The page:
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Mosquitoes In Florida’s Miami-Dade County Will Be Tested For Zika Virus

Update Date: Jul 25, 2016 02:20 PM EDT

An official from Florida Health department confirmed that mosquitoes have been contained in the area of the investigation after a woman with the virus was identified from Miami-Date County early this week.

The Associated Press reported that the mosquitoes are now being tested for Zika virus.

If results come out that the virus is attributed to Zika, the Florida woman could be the first person afflicted with mosquito bites without traveling to a foreign country, like Brazil and she could be the first case in the United States.

The state’s Department of Health is working closely with the US Centers for Disease Control and Prevention to find out more about the infection now suffered by the woman from Miami.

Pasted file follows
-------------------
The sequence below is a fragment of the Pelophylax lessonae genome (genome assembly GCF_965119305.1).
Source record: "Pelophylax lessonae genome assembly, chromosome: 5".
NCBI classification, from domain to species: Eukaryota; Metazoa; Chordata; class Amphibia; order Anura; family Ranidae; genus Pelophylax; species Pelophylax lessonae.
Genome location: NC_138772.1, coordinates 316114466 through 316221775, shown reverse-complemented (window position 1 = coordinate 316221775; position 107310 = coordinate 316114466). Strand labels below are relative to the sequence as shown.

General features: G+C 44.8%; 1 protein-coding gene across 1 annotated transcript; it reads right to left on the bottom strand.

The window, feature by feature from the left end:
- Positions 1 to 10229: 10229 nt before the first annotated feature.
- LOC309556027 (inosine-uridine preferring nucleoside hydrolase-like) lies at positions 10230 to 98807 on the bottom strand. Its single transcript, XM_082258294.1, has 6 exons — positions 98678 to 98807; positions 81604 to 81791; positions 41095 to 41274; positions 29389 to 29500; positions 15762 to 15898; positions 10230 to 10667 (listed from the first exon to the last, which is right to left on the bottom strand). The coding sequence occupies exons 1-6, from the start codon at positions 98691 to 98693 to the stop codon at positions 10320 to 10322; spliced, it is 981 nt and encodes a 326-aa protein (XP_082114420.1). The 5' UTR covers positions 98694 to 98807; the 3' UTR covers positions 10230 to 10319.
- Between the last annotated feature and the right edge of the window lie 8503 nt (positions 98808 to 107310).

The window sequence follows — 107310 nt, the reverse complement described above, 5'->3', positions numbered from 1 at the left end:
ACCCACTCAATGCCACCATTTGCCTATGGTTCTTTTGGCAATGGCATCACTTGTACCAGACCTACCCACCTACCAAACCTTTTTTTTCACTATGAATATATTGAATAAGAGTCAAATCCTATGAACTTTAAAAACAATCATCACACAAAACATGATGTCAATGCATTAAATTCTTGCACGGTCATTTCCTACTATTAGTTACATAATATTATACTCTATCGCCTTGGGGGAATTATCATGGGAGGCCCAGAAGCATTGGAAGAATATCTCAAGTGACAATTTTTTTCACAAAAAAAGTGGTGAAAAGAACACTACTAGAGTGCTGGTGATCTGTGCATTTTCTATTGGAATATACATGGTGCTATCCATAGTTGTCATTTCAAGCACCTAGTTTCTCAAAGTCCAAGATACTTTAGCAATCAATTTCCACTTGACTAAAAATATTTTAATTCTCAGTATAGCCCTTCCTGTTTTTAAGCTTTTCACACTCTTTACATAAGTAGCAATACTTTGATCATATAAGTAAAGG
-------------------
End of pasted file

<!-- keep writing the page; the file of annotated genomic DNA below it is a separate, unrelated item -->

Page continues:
The intervention comes following reports that Miami-Dade County has recorded the most number of confirmed infections in Florida. Of the number of cases in the area now believed to reach 89, all have been found to be infected following travels outside of the US, particularly Latin America and the Caribbean. The unidentified woman from Miami-Dade is the only one who could be infected without leaving the country.

Following the response plan outlined by CDC, it will take more than one case of Zika virus infection before the U.S. health officials will make any official statement confirming that indeed, someone was infected with the threatening virus inside the US mainland.

As outlined in the CDC response plan, the declaration will be based on three parameters - - that the cases are found within a mile area and the victims do not share the same roof; that there is no sex involved with the Zika-infected people; and there is no known travel to countries known with Zika outbreaks, including Brazil.

Statistics show that an estimated 1,300 Zika infections have been reported in the United States. These cases do not concern bites from local mosquitoes. About 14 of these cases are transmitted through sex while one lab worker got infected by a needle stick, says AP.

In a related news, the mosquito control officials from Florida have also raised concerns about the costs of the efforts to curb the spread of the Zika virus. WRAL learns that officials hope federal funding to continue to fight the Zika virus.

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